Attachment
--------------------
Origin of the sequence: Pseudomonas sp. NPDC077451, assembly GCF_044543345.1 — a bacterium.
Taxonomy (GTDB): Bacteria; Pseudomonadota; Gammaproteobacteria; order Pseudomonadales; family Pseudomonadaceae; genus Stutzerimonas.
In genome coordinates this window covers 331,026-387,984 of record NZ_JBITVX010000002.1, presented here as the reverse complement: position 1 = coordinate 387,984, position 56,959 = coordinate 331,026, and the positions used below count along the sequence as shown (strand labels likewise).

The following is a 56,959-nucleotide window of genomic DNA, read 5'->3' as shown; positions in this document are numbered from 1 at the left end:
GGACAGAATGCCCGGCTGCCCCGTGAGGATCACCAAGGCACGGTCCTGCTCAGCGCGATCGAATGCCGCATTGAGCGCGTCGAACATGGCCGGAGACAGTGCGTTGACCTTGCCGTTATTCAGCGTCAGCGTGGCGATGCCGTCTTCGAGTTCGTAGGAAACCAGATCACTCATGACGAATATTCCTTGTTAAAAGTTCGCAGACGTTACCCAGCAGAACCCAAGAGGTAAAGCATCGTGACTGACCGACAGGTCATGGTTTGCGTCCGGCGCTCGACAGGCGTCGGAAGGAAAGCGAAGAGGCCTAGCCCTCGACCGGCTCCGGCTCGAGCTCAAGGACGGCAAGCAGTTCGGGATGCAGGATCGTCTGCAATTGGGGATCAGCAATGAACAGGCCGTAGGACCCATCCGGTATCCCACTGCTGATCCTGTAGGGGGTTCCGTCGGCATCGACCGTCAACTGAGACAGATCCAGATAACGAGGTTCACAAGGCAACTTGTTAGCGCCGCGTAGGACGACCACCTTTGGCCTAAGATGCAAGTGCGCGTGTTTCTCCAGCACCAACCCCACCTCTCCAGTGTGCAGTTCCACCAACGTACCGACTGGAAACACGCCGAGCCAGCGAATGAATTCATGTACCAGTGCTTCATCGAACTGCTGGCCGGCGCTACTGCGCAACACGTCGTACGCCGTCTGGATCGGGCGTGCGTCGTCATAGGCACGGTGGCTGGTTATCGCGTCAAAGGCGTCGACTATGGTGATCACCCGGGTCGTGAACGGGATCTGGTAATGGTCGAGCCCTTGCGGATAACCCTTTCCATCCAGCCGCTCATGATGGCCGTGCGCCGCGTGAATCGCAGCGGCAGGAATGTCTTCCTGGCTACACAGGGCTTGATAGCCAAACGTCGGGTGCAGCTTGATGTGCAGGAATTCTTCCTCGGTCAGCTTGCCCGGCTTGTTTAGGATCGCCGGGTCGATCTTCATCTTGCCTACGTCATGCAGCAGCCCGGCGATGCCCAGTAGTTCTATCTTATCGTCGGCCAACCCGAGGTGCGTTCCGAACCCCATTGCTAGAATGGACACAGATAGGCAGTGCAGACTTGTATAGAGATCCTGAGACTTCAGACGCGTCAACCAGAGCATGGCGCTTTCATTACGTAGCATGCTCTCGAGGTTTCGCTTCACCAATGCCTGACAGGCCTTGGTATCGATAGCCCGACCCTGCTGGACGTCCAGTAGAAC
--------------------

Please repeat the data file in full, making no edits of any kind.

Origin of the sequence: Pseudomonas sp. NPDC077451, assembly GCF_044543345.1 — a bacterium.
Taxonomy (GTDB): Bacteria; Pseudomonadota; Gammaproteobacteria; order Pseudomonadales; family Pseudomonadaceae; genus Stutzerimonas.
In genome coordinates this window covers 331,026-387,984 of record NZ_JBITVX010000002.1, presented here as the reverse complement: position 1 = coordinate 387,984, position 56,959 = coordinate 331,026, and the positions used below count along the sequence as shown (strand labels likewise).

The following is a 56,959-nucleotide window of genomic DNA, read 5'->3' as shown; positions in this document are numbered from 1 at the left end:
GGACAGAATGCCCGGCTGCCCCGTGAGGATCACCAAGGCACGGTCCTGCTCAGCGCGATCGAATGCCGCATTGAGCGCGTCGAACATGGCCGGAGACAGTGCGTTGACCTTGCCGTTATTCAGCGTCAGCGTGGCGATGCCGTCTTCGAGTTCGTAGGAAACCAGATCACTCATGACGAATATTCCTTGTTAAAAGTTCGCAGACGTTACCCAGCAGAACCCAAGAGGTAAAGCATCGTGACTGACCGACAGGTCATGGTTTGCGTCCGGCGCTCGACAGGCGTCGGAAGGAAAGCGAAGAGGCCTAGCCCTCGACCGGCTCCGGCTCGAGCTCAAGGACGGCAAGCAGTTCGGGATGCAGGATCGTCTGCAATTGGGGATCAGCAATGAACAGGCCGTAGGACCCATCCGGTATCCCACTGCTGATCCTGTAGGGGGTTCCGTCGGCATCGACCGTCAACTGAGACAGATCCAGATAACGAGGTTCACAAGGCAACTTGTTAGCGCCGCGTAGGACGACCACCTTTGGCCTAAGATGCAAGTGCGCGTGTTTCTCCAGCACCAACCCCACCTCTCCAGTGTGCAGTTCCACCAACGTACCGACTGGAAACACGCCGAGCCAGCGAATGAATTCATGTACCAGTGCTTCATCGAACTGCTGGCCGGCGCTACTGCGCAACACGTCGTACGCCGTCTGGATCGGGCGTGCGTCGTCATAGGCACGGTGGCTGGTTATCGCGTCAAAGGCGTCGACTATGGTGATCACCCGGGTCGTGAACGGGATCTGGTAATGGTCGAGCCCTTGCGGATAACCCTTTCCATCCAGCCGCTCATGATGGCCGTGCGCCGCGTGAATCGCAGCGGCAGGAATGTCTTCCTGGCTACACAGGGCTTGATAGCCAAACGTCGGGTGCAGCTTGATGTGCAGGAATTCTTCCTCGGTCAGCTTGCCCGGCTTGTTTAGGATCGCCGGGTCGATCTTCATCTTGCCTACGTCATGCAGCAGCCCGGCGATGCCCAGTAGTTCTATCTTATCGTCGGCCAACCCGAGGTGCGTTCCGAACCCCATTGCTAGAATGGACACAGATAGGCAGTGCAGACTTGTATAGAGATCCTGAGACTTCAGACGCGTCAACCAGAGCATGGCGCTTTCATTACGTAGCATGCTCTCGAGGTTTCGCTTCACCAATGCCTGACAGGCCTTGGTATCGATAGCCCGACCCTGCTGGACGTCCAGTAGAAC